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Bladder Injuries...medical consulting

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In this page talks about ( Bladder Injuries...medical consulting ) It was sent to us on 05/08/2021 and was presented on 05/08/2021 and the last update on this page on 05/08/2021

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Treatment of Bladder Injuries













Catheterization to drain bladder




Sometimes surgery






Minor bladder injuries either bruises or select small tears (lacerations) may be treated by inserting a catheter into the urethra for 5 to 10 days. The catheter continuously drains urine so the bladder does not fill up which makes it easier for the bladder to heal.



For more extensive bladder injuries or any injury resulting in leakage of urine into the abdominal cavity surgery should be done to determine the extent of the injury and to repair all tears. The urine can then be more effectively drained from the bladder using one or rarely two catheters. The catheters are inserted through the urethra (a transurethral catheter) and/or directly into the bladder through the skin over the lower abdomen (a suprapubic catheter). These catheters are removed in 7 to 10 days or once the bladder has healed satisfactorily. If complications develop they must be treated.



When a bladder injury is recognized during a surgical procedure it should be treated at that time.


Diagnosis of Bladder Injuries













Cystography usually with computed tomography (CT) or standard x-rays






The diagnosis of a bladder injury is best established by cystography a procedure in which a radiopaque contrast agent a liquid that is visible on x-rays is injected into the bladder and CT or standard x-rays are used to look for leakage (see Imaging Tests of the Urinary Tract). Bladder injuries that occur during a surgical procedure are usually recognized promptly at the time of surgery and imaging tests of the bladder are not needed.


Symptoms of Bladder Injuries











The most common symptoms of a bladder injury are visible blood in the urine difficulty in urinating and pain in the pelvis and lower abdomen or during urination. If the lowermost portion of the bladder (where the muscle that helps to control urination is located) has been injured the person may experience frequent urination or urinary incontinence.


simple explanation



A bladder injury often occurs when the pelvis is injured as in a high-speed motor vehicle crash or a fall. Penetrating wounds usually resulting from gunshots can rarely injure the bladder. In addition a bladder injury may occur unintentionally during surgery involving the lower abdomen or pelvis (such as removal of the uterus [hysterectomy] cesarean delivery or removal of the colon [colectomy]).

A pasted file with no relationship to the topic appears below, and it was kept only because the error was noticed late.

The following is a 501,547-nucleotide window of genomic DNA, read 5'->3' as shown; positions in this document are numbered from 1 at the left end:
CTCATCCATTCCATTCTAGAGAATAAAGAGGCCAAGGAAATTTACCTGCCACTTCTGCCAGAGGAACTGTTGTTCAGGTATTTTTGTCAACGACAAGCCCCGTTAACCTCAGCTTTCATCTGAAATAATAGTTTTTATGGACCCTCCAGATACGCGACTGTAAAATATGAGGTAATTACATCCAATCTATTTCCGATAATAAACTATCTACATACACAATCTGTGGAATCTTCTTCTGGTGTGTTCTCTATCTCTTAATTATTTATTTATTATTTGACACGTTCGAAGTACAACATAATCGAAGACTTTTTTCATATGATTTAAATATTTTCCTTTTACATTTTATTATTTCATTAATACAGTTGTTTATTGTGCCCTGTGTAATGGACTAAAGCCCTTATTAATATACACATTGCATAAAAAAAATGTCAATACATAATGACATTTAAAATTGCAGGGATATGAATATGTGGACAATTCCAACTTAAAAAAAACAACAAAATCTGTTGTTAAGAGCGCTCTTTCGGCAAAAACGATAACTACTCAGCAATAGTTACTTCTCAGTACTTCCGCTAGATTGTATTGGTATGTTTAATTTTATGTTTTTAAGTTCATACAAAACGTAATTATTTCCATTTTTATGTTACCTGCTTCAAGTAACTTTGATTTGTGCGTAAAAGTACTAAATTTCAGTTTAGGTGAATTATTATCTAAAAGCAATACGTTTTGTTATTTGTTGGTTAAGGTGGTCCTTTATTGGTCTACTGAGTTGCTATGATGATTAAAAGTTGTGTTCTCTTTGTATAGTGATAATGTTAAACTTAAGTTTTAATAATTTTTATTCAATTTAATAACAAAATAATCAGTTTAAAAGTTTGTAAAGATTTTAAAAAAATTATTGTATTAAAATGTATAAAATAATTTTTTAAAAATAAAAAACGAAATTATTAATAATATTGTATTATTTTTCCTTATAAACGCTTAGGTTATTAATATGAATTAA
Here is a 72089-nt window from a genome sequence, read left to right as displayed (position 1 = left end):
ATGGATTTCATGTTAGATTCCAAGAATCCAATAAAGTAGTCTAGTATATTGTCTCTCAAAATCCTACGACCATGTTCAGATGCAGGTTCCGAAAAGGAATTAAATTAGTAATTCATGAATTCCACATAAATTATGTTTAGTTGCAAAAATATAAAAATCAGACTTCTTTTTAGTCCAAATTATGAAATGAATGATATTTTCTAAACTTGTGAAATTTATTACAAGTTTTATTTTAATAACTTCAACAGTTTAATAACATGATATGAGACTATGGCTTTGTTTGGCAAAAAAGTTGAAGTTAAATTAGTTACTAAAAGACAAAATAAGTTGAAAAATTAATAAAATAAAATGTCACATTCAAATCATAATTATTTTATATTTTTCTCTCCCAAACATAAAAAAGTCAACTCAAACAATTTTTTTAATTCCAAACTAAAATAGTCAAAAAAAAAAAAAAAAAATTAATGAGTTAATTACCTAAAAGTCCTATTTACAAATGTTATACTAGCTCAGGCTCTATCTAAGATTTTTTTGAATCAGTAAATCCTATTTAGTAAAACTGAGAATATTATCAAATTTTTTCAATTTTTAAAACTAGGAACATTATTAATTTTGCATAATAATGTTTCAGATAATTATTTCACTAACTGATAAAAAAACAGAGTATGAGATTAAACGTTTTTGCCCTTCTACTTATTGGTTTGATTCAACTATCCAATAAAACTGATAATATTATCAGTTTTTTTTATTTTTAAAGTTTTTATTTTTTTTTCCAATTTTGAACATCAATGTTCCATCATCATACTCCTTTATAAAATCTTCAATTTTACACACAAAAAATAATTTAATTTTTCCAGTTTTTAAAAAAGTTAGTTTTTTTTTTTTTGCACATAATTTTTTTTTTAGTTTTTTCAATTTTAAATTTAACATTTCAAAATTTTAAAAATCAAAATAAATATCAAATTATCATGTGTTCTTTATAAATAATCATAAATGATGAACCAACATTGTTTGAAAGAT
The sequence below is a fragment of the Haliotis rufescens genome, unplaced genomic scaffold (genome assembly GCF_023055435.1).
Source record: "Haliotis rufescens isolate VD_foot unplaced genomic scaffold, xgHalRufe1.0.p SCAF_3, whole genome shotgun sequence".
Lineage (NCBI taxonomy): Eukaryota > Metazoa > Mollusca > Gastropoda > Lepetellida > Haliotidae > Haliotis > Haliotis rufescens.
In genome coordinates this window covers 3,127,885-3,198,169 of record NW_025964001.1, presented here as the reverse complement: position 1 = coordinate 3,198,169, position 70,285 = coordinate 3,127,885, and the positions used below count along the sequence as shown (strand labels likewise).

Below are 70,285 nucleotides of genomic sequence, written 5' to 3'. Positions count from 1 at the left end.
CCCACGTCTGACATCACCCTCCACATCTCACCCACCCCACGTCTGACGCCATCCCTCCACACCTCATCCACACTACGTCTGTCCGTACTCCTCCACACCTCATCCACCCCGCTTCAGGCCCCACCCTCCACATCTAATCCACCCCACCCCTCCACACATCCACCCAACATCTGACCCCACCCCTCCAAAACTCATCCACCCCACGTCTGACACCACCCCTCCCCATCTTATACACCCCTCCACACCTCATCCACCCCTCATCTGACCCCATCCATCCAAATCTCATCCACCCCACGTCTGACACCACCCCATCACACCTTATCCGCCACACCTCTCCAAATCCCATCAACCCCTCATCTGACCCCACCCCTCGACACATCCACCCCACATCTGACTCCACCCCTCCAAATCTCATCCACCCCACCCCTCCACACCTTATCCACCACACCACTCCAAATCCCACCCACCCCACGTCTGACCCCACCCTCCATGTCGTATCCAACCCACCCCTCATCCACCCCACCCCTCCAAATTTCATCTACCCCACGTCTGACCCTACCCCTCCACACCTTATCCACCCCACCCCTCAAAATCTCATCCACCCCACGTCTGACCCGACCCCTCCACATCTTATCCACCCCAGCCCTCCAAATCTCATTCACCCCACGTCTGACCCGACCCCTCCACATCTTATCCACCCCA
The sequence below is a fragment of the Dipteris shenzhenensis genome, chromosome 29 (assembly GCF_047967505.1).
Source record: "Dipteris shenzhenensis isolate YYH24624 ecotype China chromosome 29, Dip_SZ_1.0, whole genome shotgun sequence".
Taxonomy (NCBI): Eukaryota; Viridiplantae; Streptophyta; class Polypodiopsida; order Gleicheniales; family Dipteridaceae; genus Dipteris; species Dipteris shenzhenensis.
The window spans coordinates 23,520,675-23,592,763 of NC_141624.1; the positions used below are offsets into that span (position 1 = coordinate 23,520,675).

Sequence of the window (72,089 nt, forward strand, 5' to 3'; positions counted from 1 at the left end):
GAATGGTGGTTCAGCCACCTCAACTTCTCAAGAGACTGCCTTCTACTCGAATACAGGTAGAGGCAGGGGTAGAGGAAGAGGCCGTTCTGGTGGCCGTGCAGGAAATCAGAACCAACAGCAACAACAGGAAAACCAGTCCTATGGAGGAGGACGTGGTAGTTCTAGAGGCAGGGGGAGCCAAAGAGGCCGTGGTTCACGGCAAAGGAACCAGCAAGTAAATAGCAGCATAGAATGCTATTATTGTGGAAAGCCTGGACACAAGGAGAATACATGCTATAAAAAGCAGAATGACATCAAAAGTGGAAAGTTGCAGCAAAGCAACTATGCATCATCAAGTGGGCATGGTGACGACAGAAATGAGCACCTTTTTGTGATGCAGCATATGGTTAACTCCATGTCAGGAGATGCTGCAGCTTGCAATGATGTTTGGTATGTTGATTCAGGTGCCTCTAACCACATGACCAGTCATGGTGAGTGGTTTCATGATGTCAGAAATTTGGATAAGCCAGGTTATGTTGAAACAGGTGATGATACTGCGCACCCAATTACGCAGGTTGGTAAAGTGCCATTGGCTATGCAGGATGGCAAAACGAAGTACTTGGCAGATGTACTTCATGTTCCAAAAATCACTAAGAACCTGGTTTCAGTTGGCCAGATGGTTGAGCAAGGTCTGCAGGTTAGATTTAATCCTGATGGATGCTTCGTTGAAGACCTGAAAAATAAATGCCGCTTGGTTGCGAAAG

(See Overview of Urinary Tract and Genital Injury.)


If bladder injuries are not promptly treated complications such as the following may develop:


Frequent and urgent urination


Uncontrollable loss of urine (urinary incontinence)


Persistent bleeding in the urine (hematuria)


Leakage of urine from the urinary tract into surrounding tissues


Infection


Abnormal opening between the bladder and an internal organ such as the vagina colon or ureter (fistula)


The most common symptoms of a bladder injury are visible blood in the urine difficulty in urinating and pain in the pelvis and lower abdomen or during urination. If the lowermost portion of the bladder (where the muscle that helps to control urination is located) has been injured the person may experience frequent urination or urinary incontinence.


Cystography usually with computed tomography (CT) or standard x-rays


The diagnosis of a bladder injury is best established by cystography a procedure in which a radiopaque contrast agent a liquid that is visible on x-rays is injected into the bladder and CT or standard x-rays are used to look for leakage (see Imaging Tests of the Urinary Tract). Bladder injuries that occur during a surgical procedure are usually recognized promptly at the time of surgery and imaging tests of the bladder are not needed.


Catheterization to drain bladder


Sometimes surgery


Minor bladder injuries either bruises or select small tears (lacerations) may be treated by inserting a catheter into the urethra for 5 to 10 days. The catheter continuously drains urine so the bladder does not fill up which makes it easier for the bladder to heal.


For more extensive bladder injuries or any injury resulting in leakage of urine into the abdominal cavity surgery should be done to determine the extent of the injury and to repair all tears. The urine can then be more effectively drained from the bladder using one or rarely two catheters. The catheters are inserted through the urethra (a transurethral catheter) and/or directly into the bladder through the skin over the lower abdomen (a suprapubic catheter). These catheters are removed in 7 to 10 days or once the bladder has healed satisfactorily. If complications develop they must be treated.


When a bladder injury is recognized during a surgical procedure it should be treated at that time.
  • The Author: wikbe
 
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